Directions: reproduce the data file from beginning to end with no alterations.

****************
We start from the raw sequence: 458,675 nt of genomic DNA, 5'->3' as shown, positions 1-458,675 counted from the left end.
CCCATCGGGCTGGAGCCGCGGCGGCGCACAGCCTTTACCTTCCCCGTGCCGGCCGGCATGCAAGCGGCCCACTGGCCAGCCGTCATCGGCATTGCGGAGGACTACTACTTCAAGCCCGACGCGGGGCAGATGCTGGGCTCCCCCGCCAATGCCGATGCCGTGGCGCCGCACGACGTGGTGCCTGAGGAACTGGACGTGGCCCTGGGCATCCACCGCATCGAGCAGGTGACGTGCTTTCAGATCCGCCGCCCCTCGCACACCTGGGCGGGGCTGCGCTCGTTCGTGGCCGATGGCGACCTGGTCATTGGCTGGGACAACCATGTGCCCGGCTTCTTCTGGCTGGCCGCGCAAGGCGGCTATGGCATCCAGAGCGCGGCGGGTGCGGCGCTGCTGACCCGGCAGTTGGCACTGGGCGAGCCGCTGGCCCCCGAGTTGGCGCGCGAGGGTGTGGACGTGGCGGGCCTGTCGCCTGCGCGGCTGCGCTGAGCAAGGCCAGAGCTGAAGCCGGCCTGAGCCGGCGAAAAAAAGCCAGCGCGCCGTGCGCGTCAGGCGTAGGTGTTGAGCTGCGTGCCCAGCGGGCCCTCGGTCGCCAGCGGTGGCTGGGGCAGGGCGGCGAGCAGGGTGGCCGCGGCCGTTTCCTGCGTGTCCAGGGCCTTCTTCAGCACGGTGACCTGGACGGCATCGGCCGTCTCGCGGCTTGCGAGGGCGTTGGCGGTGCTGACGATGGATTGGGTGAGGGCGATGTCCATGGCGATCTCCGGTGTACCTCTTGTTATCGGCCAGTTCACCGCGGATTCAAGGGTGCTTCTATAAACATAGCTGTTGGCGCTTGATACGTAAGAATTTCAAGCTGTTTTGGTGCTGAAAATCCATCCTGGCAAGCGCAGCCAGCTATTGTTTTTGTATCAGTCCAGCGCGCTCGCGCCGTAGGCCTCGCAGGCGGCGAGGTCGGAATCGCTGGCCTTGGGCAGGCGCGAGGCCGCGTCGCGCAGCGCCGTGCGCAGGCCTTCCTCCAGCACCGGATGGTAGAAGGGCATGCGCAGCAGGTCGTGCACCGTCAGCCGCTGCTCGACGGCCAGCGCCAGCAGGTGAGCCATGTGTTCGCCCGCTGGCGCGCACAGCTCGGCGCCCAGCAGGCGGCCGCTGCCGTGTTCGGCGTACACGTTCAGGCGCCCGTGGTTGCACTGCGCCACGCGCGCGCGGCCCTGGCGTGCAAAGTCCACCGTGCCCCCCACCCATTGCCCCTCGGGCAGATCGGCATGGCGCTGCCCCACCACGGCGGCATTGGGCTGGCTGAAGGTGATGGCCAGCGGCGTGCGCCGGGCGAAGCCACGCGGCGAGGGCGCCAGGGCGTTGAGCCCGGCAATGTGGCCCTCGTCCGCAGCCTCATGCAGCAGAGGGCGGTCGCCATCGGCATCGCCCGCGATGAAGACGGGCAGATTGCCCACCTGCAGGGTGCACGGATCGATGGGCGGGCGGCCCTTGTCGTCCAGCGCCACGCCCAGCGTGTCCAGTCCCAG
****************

We start from the raw sequence: 458,675 nt of genomic DNA, 5'->3' as shown, positions 1-458,675 counted from the left end.
CCCATCGGGCTGGAGCCGCGGCGGCGCACAGCCTTTACCTTCCCCGTGCCGGCCGGCATGCAAGCGGCCCACTGGCCAGCCGTCATCGGCATTGCGGAGGACTACTACTTCAAGCCCGACGCGGGGCAGATGCTGGGCTCCCCCGCCAATGCCGATGCCGTGGCGCCGCACGACGTGGTGCCTGAGGAACTGGACGTGGCCCTGGGCATCCACCGCATCGAGCAGGTGACGTGCTTTCAGATCCGCCGCCCCTCGCACACCTGGGCGGGGCTGCGCTCGTTCGTGGCCGATGGCGACCTGGTCATTGGCTGGGACAACCATGTGCCCGGCTTCTTCTGGCTGGCCGCGCAAGGCGGCTATGGCATCCAGAGCGCGGCGGGTGCGGCGCTGCTGACCCGGCAGTTGGCACTGGGCGAGCCGCTGGCCCCCGAGTTGGCGCGCGAGGGTGTGGACGTGGCGGGCCTGTCGCCTGCGCGGCTGCGCTGAGCAAGGCCAGAGCTGAAGCCGGCCTGAGCCGGCGAAAAAAAGCCAGCGCGCCGTGCGCGTCAGGCGTAGGTGTTGAGCTGCGTGCCCAGCGGGCCCTCGGTCGCCAGCGGTGGCTGGGGCAGGGCGGCGAGCAGGGTGGCCGCGGCCGTTTCCTGCGTGTCCAGGGCCTTCTTCAGCACGGTGACCTGGACGGCATCGGCCGTCTCGCGGCTTGCGAGGGCGTTGGCGGTGCTGACGATGGATTGGGTGAGGGCGATGTCCATGGCGATCTCCGGTGTACCTCTTGTTATCGGCCAGTTCACCGCGGATTCAAGGGTGCTTCTATAAACATAGCTGTTGGCGCTTGATACGTAAGAATTTCAAGCTGTTTTGGTGCTGAAAATCCATCCTGGCAAGCGCAGCCAGCTATTGTTTTTGTATCAGTCCAGCGCGCTCGCGCCGTAGGCCTCGCAGGCGGCGAGGTCGGAATCGCTGGCCTTGGGCAGGCGCGAGGCCGCGTCGCGCAGCGCCGTGCGCAGGCCTTCCTCCAGCACCGGATGGTAGAAGGGCATGCGCAGCAGGTCGTGCACCGTCAGCCGCTGCTCGACGGCCAGCGCCAGCAGGTGAGCCATGTGTTCGCCCGCTGGCGCGCACAGCTCGGCGCCCAGCAGGCGGCCGCTGCCGTGTTCGGCGTACACGTTCAGGCGCCCGTGGTTGCACTGCGCCACGCGCGCGCGGCCCTGGCGTGCAAAGTCCACCGTGCCCCCCACCCATTGCCCCTCGGGCAGATCGGCATGGCGCTGCCCCACCACGGCGGCATTGGGCTGGCTGAAGGTGATGGCCAGCGGCGTGCGCCGGGCGAAGCCACGCGGCGAGGGCGCCAGGGCGTTGAGCCCGGCAATGTGGCCCTCGTCCGCAGCCTCATGCAGCAGAGGGCGGTCGCCATCGGCATCGCCCGCGATGAAGACGGGCAGATTGCCCACCTGCAGGGTGCACGGATCGATGGGCGGGCGGCCCTTGTCGTCCAGCGCCACGCCCAGCGTGTCCAGTCCCAG